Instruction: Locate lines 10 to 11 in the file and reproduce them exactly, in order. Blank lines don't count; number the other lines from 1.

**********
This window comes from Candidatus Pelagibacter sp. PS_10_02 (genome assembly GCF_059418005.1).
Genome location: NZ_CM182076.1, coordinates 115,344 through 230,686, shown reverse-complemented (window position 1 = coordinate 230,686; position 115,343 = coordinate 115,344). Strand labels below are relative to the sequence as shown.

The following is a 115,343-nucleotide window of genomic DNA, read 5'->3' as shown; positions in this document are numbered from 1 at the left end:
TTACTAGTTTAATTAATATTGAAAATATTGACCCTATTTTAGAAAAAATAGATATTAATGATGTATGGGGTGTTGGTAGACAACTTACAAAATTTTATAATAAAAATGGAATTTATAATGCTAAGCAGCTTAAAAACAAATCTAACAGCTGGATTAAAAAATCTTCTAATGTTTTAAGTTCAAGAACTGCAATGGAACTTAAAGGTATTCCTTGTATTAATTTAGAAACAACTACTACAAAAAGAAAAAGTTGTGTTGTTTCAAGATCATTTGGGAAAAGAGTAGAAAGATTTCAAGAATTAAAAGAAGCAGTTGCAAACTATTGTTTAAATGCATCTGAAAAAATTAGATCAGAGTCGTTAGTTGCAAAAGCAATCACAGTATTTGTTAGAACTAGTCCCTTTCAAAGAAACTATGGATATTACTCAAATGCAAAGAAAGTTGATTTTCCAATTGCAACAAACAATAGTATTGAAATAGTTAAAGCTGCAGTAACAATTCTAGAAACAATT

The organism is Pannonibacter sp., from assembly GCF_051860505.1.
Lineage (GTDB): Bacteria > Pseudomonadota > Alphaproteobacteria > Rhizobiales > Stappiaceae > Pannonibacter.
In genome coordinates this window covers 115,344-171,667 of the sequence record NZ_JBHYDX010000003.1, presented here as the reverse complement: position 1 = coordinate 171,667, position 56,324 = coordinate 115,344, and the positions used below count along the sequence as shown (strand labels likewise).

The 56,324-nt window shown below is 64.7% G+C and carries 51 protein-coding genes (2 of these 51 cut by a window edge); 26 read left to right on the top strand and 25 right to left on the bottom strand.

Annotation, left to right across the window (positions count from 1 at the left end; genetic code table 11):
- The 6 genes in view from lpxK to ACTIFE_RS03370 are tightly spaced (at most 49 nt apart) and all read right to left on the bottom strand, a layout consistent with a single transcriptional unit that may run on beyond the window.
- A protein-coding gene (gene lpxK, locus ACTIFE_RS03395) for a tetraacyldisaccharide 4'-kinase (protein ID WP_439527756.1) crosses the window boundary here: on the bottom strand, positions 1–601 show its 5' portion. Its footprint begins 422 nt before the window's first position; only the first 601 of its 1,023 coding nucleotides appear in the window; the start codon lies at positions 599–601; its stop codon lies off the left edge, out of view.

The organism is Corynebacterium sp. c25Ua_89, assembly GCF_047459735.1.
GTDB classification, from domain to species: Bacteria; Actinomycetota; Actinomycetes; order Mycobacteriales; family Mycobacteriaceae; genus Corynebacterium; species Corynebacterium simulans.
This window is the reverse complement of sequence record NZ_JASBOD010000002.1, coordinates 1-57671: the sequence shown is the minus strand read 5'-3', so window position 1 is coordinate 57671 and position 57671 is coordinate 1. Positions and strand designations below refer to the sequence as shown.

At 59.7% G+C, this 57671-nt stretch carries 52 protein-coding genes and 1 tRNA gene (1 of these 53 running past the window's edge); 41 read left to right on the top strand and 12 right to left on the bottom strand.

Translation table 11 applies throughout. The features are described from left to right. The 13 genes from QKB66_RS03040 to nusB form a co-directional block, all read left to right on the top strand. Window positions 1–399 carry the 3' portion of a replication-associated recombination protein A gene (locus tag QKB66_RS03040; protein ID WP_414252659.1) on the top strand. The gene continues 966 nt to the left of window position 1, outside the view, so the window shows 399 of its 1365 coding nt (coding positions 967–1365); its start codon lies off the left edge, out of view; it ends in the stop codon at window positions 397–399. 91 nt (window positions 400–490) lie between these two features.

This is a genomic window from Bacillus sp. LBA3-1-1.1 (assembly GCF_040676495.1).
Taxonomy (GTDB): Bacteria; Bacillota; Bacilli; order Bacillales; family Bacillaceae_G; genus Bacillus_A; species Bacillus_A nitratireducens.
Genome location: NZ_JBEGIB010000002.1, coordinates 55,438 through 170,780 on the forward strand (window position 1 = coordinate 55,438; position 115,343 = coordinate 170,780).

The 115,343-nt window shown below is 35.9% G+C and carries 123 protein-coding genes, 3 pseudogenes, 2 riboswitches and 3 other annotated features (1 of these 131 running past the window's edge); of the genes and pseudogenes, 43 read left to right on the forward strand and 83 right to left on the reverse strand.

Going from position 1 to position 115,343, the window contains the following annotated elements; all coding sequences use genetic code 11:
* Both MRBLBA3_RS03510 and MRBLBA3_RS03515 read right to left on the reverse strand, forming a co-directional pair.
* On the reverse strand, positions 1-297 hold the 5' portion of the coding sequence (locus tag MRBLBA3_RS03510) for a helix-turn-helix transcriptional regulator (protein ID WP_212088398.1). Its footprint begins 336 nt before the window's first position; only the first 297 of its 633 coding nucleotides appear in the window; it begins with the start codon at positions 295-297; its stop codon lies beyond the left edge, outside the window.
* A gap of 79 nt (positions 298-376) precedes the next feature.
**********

- The 6 genes in view from lpxK to ACTIFE_RS03370 are tightly spaced (at most 49 nt apart) and all read right to left on the bottom strand, a layout consistent with a single transcriptional unit that may run on beyond the window.
- A protein-coding gene (gene lpxK, locus ACTIFE_RS03395) for a tetraacyldisaccharide 4'-kinase (protein ID WP_439527756.1) crosses the window boundary here: on the bottom strand, positions 1–601 show its 5' portion. Its footprint begins 422 nt before the window's first position; only the first 601 of its 1,023 coding nucleotides appear in the window; the start codon lies at positions 599–601; its stop codon lies off the left edge, out of view.